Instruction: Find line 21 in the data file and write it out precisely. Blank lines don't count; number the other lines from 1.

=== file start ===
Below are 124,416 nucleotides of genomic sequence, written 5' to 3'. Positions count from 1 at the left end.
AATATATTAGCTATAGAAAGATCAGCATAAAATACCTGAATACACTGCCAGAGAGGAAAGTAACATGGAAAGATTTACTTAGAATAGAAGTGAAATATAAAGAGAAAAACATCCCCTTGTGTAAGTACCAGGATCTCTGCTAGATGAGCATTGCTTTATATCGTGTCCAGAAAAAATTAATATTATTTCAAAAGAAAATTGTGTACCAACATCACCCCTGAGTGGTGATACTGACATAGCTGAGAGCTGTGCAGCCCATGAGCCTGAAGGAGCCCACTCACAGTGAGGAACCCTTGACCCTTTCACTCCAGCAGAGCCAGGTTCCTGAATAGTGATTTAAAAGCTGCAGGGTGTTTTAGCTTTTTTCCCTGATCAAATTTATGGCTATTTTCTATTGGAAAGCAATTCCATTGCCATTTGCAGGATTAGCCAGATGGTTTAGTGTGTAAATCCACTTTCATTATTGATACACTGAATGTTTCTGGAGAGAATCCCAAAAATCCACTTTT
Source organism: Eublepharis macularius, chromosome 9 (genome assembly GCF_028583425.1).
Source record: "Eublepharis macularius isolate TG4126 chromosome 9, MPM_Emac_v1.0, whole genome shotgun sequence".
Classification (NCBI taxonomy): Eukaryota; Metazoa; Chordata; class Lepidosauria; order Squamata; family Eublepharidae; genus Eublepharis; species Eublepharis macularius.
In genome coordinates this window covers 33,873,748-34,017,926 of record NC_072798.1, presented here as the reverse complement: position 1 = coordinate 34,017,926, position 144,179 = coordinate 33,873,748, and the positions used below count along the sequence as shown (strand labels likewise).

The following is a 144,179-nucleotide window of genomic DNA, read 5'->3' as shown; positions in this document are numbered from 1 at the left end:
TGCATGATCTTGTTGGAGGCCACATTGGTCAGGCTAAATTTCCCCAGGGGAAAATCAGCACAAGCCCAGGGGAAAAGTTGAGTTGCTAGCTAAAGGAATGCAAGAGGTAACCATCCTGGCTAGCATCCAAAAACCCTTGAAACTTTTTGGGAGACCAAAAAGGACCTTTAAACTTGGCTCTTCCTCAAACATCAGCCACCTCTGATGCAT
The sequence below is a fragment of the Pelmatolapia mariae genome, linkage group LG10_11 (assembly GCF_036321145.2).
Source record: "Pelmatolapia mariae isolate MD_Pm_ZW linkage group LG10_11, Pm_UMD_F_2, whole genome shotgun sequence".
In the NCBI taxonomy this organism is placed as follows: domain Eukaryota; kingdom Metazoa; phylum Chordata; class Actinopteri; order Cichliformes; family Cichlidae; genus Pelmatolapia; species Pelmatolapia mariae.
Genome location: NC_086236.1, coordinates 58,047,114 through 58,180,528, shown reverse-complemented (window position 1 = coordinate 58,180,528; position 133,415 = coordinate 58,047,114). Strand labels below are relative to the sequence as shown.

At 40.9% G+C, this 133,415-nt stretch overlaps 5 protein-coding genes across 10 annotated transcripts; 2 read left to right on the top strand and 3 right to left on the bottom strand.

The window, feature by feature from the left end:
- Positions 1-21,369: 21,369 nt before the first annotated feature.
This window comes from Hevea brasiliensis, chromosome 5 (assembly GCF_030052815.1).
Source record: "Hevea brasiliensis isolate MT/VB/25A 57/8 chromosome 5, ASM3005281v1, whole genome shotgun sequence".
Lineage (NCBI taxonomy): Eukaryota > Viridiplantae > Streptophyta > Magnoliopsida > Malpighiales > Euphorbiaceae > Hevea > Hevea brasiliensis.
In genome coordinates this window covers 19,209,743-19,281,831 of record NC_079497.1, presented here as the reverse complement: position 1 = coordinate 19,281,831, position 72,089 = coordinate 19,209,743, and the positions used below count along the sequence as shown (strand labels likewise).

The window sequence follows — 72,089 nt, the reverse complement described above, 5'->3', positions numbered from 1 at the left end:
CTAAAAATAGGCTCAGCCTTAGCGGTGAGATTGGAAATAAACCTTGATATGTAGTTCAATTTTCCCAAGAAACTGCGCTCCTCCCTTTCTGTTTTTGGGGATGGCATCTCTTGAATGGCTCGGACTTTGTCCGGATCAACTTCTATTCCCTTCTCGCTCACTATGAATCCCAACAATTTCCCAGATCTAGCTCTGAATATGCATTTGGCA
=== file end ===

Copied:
CTAAAAATAGGCTCAGCCTTAGCGGTGAGATTGGAAATAAACCTTGATATGTAGTTCAATTTTCCCAAGAAACTGCGCTCCTCCCTTTCTGTTTTTGGGGATGGCATCTCTTGAATGGCTCGGACTTTGTCCGGATCAACTTCTATTCCCTTCTCGCTCACTATGAATCCCAACAATTTCCCAGATCTAGCTCTGAATATGCATTTGGCA